Friday, August 12, 2011

The Shadow of Shadows

The Shadow of Shadows
by Scott Bradley

In a recent post I found myself agreeing with Guo Xiang that all things are 'self-so' — ‘self-create' and utterly free of dependence on anything. I say, 'found myself' because these posts tend to develop as I write them and often go where they will, and because I have previously found this aspect of Guo's take on Zhuangzi hard to swallow. Yet, I find myself more and more gravitating toward many of his ideas. They are, of course, only ideas, but because they alter our perspective of the world, they can also effect a change in us. There is no 'getting it right', only getting it in such a way that leads to a quality of life that most pleases us.

Guo develops this theme of the utter independence of each thing in part with reference to Zhuangzi's conversation between the penumbra and the shadow. The penumbra, figuratively speaking, is the shadow of a shadow. It is that area of diffused light which surrounds a shadow — for a shadow does not often have sharp edges. According to Brook Ziporyn, it was also, for the Chinese, a mythical creature, though its literal meaning is 'neither of the two'.

Thus, this most tenuous of creatures, mythical and a mere shadow of a shadow, asks the shadow why it is forever moving about, sometimes sitting and sometimes standing. And the shadow replies that it depends on nothing to do these things, but simply does them: "How would I know why I am so or not so?"

We, of course, know. There is a Creator (or Source) which causes a form, an actual thing, which causes the shadow to move as it does, and the shadow of the shadow, the penumbra, to follow suit. But there is another way to look at things. Guo essentially reminds us that 'Tao' does not create and thus the chain of causation is broken at its source. There is no 'Unmoved Mover'. "Hence, of all things involved in the realm of existence," comments Guo, "even the penumbra, there has never been one that did not transform itself in its own solitary singularity, consistently positioned in the realm where all agency vanishes. Thus, creation is without any lord or master, and each being creates itself." (Zhuangzi; B. Ziporyn)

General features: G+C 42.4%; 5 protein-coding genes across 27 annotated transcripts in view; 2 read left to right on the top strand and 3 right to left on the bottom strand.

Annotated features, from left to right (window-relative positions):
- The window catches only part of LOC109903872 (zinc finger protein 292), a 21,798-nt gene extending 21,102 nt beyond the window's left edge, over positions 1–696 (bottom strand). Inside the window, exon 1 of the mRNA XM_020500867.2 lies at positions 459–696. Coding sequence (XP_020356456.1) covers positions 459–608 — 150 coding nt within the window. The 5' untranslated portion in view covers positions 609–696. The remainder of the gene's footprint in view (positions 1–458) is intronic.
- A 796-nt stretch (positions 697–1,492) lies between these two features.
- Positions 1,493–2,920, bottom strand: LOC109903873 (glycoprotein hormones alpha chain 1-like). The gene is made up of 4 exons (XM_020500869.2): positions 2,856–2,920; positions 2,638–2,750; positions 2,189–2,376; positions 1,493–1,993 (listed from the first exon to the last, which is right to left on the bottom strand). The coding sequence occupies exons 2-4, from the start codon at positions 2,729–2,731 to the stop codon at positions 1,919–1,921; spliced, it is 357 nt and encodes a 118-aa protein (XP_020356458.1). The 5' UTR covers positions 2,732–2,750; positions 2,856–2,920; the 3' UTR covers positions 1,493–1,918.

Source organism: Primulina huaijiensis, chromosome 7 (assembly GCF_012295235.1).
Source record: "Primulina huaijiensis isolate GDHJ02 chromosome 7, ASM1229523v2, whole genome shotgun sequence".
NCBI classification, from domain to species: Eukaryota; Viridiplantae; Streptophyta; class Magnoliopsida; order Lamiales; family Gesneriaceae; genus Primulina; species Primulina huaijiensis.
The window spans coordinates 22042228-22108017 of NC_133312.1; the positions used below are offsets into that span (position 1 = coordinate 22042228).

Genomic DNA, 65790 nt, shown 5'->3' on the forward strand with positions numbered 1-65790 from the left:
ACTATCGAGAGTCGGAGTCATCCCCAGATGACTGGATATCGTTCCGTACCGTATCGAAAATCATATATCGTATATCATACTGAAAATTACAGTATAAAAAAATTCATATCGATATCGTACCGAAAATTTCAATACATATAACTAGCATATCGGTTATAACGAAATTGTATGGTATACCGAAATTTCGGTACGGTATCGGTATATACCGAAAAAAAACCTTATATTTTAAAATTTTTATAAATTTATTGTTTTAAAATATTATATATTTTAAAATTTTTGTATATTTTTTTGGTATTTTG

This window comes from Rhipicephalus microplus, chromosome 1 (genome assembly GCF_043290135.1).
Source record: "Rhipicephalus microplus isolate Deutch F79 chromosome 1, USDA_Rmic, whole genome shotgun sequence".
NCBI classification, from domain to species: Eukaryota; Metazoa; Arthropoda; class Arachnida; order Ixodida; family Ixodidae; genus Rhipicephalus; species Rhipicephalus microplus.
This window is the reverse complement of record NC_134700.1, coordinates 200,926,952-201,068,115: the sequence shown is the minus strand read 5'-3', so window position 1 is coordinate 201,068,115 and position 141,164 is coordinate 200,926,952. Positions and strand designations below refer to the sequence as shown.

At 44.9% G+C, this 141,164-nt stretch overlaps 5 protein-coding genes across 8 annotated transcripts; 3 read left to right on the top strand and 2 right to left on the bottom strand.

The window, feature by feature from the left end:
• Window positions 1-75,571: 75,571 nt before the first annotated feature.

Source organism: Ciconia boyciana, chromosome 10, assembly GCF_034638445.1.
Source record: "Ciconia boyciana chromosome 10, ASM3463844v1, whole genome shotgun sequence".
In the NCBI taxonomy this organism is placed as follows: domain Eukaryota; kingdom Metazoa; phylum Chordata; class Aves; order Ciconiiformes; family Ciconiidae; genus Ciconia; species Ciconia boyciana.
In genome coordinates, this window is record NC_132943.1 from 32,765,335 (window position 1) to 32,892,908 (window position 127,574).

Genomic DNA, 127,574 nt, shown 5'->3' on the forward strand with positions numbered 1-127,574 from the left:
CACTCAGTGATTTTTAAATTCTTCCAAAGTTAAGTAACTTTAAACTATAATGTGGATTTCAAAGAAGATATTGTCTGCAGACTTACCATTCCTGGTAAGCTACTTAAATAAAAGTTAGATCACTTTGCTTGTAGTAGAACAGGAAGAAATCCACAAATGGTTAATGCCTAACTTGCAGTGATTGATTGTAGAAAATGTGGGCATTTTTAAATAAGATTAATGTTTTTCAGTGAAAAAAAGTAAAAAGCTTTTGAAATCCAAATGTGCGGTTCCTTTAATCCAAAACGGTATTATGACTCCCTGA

This is something very difficult to wrap our brains around, but its value is rather in the unwrapping. I cannot pretend to understand it so well as to be able to explain it, even had I the space to do so, but I would like to suggest that it provides us with a perspective from which to re-evaluate how we relate to the world. It speaks to me of the essence of the existentialist mandate that existence itself requires that we create ourselves. And it re-focuses our attention to the absolute immediacy and thusness of each and every thing and moment, which is, for me, the essence of the Zen experience.

I recently read that how we view the world, transforms the world. And this is another brain unwrapper, because we think the world defines how we think, and not the other way around. Perhaps the point is to be like the penumbra, 'neither of the two', and beyond even that.

You can check out Scott's writings on Zhuangzi here.

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